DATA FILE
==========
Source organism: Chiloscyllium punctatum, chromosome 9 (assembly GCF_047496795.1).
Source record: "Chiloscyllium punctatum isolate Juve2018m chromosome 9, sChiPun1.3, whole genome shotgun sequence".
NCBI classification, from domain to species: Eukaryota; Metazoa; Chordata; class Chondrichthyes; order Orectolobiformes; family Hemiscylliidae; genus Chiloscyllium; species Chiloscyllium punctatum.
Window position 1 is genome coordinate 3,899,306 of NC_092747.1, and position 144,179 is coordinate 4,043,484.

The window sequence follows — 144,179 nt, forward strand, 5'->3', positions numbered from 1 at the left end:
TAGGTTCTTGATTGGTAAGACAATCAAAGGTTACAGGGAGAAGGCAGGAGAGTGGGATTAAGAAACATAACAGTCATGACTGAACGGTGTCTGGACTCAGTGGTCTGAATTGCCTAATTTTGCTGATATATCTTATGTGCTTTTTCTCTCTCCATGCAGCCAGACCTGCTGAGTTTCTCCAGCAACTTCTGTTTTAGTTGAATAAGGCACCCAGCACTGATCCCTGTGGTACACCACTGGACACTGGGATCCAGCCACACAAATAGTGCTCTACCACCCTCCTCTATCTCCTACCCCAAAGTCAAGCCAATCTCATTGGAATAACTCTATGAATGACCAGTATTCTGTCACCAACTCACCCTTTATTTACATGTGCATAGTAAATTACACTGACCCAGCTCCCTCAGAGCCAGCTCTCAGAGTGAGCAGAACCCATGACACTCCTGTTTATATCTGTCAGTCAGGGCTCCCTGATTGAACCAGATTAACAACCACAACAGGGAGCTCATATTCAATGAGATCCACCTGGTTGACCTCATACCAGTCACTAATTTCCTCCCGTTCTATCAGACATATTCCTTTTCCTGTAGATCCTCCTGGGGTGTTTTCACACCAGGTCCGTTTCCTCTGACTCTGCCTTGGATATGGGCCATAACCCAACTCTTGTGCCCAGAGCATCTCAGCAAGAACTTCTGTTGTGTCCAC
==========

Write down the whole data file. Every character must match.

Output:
Source organism: Chiloscyllium punctatum, chromosome 9 (assembly GCF_047496795.1).
Source record: "Chiloscyllium punctatum isolate Juve2018m chromosome 9, sChiPun1.3, whole genome shotgun sequence".
NCBI classification, from domain to species: Eukaryota; Metazoa; Chordata; class Chondrichthyes; order Orectolobiformes; family Hemiscylliidae; genus Chiloscyllium; species Chiloscyllium punctatum.
Window position 1 is genome coordinate 3,899,306 of NC_092747.1, and position 144,179 is coordinate 4,043,484.

The window sequence follows — 144,179 nt, forward strand, 5'->3', positions numbered from 1 at the left end:
TAGGTTCTTGATTGGTAAGACAATCAAAGGTTACAGGGAGAAGGCAGGAGAGTGGGATTAAGAAACATAACAGTCATGACTGAACGGTGTCTGGACTCAGTGGTCTGAATTGCCTAATTTTGCTGATATATCTTATGTGCTTTTTCTCTCTCCATGCAGCCAGACCTGCTGAGTTTCTCCAGCAACTTCTGTTTTAGTTGAATAAGGCACCCAGCACTGATCCCTGTGGTACACCACTGGACACTGGGATCCAGCCACACAAATAGTGCTCTACCACCCTCCTCTATCTCCTACCCCAAAGTCAAGCCAATCTCATTGGAATAACTCTATGAATGACCAGTATTCTGTCACCAACTCACCCTTTATTTACATGTGCATAGTAAATTACACTGACCCAGCTCCCTCAGAGCCAGCTCTCAGAGTGAGCAGAACCCATGACACTCCTGTTTATATCTGTCAGTCAGGGCTCCCTGATTGAACCAGATTAACAACCACAACAGGGAGCTCATATTCAATGAGATCCACCTGGTTGACCTCATACCAGTCACTAATTTCCTCCCGTTCTATCAGACATATTCCTTTTCCTGTAGATCCTCCTGGGGTGTTTTCACACCAGGTCCGTTTCCTCTGACTCTGCCTTGGATATGGGCCATAACCCAACTCTTGTGCCCAGAGCATCTCAGCAAGAACTTCTGTTGTGTCCAC